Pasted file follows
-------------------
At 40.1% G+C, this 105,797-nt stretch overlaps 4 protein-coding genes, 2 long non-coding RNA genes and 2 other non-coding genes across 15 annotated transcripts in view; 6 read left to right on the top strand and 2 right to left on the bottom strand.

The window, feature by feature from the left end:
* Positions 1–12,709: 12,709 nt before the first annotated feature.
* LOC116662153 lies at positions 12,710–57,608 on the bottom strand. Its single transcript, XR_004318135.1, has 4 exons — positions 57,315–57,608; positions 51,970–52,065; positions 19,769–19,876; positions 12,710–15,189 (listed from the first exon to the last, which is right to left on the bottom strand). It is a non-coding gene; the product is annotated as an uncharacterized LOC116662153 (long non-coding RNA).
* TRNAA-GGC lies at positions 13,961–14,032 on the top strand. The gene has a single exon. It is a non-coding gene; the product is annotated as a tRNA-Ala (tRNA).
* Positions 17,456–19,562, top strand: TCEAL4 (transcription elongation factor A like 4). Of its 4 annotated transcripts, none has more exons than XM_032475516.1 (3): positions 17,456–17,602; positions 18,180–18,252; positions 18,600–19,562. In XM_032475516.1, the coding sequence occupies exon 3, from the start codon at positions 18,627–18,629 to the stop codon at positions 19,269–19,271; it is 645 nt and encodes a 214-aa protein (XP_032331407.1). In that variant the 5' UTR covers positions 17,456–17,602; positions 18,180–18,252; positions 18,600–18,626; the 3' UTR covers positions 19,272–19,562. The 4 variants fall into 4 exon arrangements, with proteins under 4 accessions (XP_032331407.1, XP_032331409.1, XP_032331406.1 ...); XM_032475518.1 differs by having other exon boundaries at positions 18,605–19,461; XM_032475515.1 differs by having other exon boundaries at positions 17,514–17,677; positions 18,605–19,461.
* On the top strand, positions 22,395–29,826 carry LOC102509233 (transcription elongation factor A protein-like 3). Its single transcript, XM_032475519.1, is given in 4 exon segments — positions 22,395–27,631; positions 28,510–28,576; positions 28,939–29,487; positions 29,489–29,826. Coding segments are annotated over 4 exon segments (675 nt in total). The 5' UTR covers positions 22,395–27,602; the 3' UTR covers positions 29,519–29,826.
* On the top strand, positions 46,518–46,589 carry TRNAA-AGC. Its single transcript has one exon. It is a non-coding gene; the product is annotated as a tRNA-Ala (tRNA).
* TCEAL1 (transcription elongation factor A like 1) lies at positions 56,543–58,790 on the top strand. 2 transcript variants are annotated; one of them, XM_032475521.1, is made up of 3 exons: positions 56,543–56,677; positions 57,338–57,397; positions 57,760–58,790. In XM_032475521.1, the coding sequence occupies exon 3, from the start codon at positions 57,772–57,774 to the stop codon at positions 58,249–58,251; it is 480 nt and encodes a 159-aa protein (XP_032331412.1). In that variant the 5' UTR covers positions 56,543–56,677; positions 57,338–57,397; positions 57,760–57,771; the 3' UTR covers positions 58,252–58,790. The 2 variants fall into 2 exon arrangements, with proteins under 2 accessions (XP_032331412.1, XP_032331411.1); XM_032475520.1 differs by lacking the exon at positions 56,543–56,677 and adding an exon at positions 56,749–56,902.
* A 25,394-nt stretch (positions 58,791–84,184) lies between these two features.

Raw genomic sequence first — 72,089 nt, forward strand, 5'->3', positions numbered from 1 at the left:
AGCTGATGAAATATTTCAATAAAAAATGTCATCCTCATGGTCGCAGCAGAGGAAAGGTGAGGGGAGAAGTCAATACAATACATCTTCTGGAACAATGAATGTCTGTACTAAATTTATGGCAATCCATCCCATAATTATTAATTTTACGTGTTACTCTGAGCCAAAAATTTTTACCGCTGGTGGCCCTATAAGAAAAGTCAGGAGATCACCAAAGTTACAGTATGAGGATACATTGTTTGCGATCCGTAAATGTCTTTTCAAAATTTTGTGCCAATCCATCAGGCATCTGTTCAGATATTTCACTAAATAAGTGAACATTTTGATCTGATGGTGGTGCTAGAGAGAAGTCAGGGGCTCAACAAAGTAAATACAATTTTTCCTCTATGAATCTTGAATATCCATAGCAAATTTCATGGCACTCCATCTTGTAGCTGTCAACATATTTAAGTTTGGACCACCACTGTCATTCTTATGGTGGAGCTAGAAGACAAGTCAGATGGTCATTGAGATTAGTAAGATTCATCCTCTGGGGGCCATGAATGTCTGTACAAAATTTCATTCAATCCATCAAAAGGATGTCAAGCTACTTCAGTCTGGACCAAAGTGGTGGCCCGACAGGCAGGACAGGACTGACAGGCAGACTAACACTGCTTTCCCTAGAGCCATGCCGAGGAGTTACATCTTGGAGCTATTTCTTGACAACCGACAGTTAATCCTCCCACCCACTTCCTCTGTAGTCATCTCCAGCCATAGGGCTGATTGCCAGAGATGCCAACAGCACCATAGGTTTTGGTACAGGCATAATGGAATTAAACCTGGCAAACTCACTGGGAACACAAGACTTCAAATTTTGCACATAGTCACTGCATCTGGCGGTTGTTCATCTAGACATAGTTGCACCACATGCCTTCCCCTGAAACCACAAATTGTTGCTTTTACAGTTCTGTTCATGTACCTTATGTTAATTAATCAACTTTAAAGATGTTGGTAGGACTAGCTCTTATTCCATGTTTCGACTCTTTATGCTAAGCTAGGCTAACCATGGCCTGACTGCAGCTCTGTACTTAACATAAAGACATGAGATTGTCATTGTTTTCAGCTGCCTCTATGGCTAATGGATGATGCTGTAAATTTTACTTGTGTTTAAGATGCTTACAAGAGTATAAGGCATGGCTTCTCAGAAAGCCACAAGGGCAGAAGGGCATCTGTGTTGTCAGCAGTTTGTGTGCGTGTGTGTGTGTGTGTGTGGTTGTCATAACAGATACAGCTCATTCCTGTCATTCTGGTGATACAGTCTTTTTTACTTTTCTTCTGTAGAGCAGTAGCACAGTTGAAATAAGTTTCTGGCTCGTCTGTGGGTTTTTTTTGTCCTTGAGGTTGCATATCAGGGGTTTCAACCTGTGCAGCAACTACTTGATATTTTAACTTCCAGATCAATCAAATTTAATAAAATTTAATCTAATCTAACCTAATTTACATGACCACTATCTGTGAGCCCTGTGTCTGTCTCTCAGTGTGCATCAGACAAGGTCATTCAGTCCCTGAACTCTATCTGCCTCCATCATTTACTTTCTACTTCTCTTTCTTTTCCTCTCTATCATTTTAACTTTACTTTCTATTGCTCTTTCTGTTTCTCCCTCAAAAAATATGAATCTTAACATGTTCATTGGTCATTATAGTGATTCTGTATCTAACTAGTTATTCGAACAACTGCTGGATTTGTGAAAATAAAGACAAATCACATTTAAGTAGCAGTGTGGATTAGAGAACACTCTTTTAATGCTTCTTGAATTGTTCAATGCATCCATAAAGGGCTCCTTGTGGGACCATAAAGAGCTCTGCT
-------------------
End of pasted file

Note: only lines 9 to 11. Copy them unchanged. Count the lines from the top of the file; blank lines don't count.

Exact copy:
* TCEAL1 (transcription elongation factor A like 1) lies at positions 56,543–58,790 on the top strand. 2 transcript variants are annotated; one of them, XM_032475521.1, is made up of 3 exons: positions 56,543–56,677; positions 57,338–57,397; positions 57,760–58,790. In XM_032475521.1, the coding sequence occupies exon 3, from the start codon at positions 57,772–57,774 to the stop codon at positions 58,249–58,251; it is 480 nt and encodes a 159-aa protein (XP_032331412.1). In that variant the 5' UTR covers positions 56,543–56,677; positions 57,338–57,397; positions 57,760–57,771; the 3' UTR covers positions 58,252–58,790. The 2 variants fall into 2 exon arrangements, with proteins under 2 accessions (XP_032331412.1, XP_032331411.1); XM_032475520.1 differs by lacking the exon at positions 56,543–56,677 and adding an exon at positions 56,749–56,902.
* A 25,394-nt stretch (positions 58,791–84,184) lies between these two features.

Raw genomic sequence first — 72,089 nt, forward strand, 5'->3', positions numbered from 1 at the left: